How’s restaurant business? Depends what’s on the menu, lender says

Part of why banks haven’t had to take traditional lending off their menus is because they’re not big players in some of the pandemic’s hardest-hit sectors, such as the restaurant industry.

TD Bank, the state’s largest lender, happens to be an exception. But it mostly specializes in financing franchise food businesses — 86% of its restaurant loan portfolio are franchises, according to Mark Wasilefsky, head of TD Bank’s Restaurant Franchise Finance Group.

Wasilefsky said quick-service franchises such as McDonald’s, Taco Bell and Dunkin’ Donuts rebounded quickly and are expected to bring in just as much revenue as last year — if not more. So, lending for these businesses, which made an effort to bolster off-premise takeout and third-party delivery sales, is holding strong.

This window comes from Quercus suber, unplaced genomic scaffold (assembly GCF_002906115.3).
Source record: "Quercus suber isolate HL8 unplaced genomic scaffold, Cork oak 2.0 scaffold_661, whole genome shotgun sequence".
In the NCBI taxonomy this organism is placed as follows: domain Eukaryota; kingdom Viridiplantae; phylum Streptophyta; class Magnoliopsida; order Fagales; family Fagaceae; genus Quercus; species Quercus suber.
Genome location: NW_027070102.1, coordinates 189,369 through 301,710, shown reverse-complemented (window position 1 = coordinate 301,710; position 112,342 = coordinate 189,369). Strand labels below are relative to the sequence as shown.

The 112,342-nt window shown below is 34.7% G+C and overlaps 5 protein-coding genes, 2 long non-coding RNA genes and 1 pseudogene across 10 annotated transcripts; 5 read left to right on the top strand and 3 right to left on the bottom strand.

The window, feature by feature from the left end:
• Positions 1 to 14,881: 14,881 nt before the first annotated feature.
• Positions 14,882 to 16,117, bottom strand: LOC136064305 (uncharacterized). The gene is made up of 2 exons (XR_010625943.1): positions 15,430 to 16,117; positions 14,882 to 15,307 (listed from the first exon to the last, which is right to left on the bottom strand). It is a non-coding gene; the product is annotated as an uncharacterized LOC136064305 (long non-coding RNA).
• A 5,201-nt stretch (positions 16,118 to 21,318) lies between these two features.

To some extent, Wasilefsky said that’s true for fast-casual food businesses or restaurants with simpler menus as well. Fine dining restaurants are the worst off.

“The type of restaurant you’d go to for a special occasion like an anniversary, they’re having the hardest time,” he said. “Their menus just don’t lend themselves to off-premise sales, and they were also putting a heavy emphasis on alcohol sales.”

A majority of restaurants have had to rethink what it takes to get rave reviews in a pandemic. Perhaps obviously, Wasilefsky explained, a plate of calamari doesn’t look the same after it sat in someone’s car for 20 minutes.

With 90-day loan deferrals and more, the banking industry has supported these industries as they’ve taken the time to figure that out. Wasilefsky anticipates that, regardless, there will be some restaurant closures as outdoor dining is stymied by freezing weather. Even franchise businesses may close lower-performing locations, he said.

“But, I don’t know about you, I’m tired of my own cooking,” he said. “People are ready to go back to eating at these restaurants and supporting them.”